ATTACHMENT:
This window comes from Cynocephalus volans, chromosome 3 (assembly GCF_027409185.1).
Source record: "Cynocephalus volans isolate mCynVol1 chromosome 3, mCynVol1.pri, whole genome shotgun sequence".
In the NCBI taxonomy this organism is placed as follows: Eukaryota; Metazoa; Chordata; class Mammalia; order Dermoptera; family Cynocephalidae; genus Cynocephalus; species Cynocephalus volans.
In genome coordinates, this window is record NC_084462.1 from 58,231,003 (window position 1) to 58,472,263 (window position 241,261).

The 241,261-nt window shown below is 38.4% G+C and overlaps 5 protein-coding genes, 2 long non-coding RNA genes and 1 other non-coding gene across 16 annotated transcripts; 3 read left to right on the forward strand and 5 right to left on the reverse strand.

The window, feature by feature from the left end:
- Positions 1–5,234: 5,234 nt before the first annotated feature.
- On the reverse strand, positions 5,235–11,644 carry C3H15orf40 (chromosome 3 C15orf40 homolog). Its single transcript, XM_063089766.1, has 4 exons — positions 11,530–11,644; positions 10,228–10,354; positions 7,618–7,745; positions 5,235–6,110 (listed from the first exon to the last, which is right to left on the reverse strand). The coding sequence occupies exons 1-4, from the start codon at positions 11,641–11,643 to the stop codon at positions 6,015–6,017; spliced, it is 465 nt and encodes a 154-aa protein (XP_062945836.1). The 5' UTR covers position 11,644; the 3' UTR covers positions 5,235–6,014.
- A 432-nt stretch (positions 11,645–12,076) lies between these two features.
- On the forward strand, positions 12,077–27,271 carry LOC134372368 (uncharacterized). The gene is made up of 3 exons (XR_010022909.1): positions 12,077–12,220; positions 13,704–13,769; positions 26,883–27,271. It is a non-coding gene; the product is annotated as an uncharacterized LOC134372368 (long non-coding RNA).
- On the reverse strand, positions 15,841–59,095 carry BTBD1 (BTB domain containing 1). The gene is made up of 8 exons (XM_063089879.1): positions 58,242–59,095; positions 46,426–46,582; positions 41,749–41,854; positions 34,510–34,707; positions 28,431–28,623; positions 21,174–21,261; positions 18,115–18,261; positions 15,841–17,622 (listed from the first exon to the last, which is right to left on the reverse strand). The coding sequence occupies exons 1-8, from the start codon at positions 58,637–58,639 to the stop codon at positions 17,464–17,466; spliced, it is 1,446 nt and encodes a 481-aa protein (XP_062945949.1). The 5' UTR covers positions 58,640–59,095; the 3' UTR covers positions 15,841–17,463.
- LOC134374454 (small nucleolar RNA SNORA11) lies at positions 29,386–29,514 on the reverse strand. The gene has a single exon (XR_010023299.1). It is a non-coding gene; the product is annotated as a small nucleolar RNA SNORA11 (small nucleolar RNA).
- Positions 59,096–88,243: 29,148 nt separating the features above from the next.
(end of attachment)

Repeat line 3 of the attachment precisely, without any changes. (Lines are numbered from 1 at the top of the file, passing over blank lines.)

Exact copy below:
In the NCBI taxonomy this organism is placed as follows: Eukaryota; Metazoa; Chordata; class Mammalia; order Dermoptera; family Cynocephalidae; genus Cynocephalus; species Cynocephalus volans.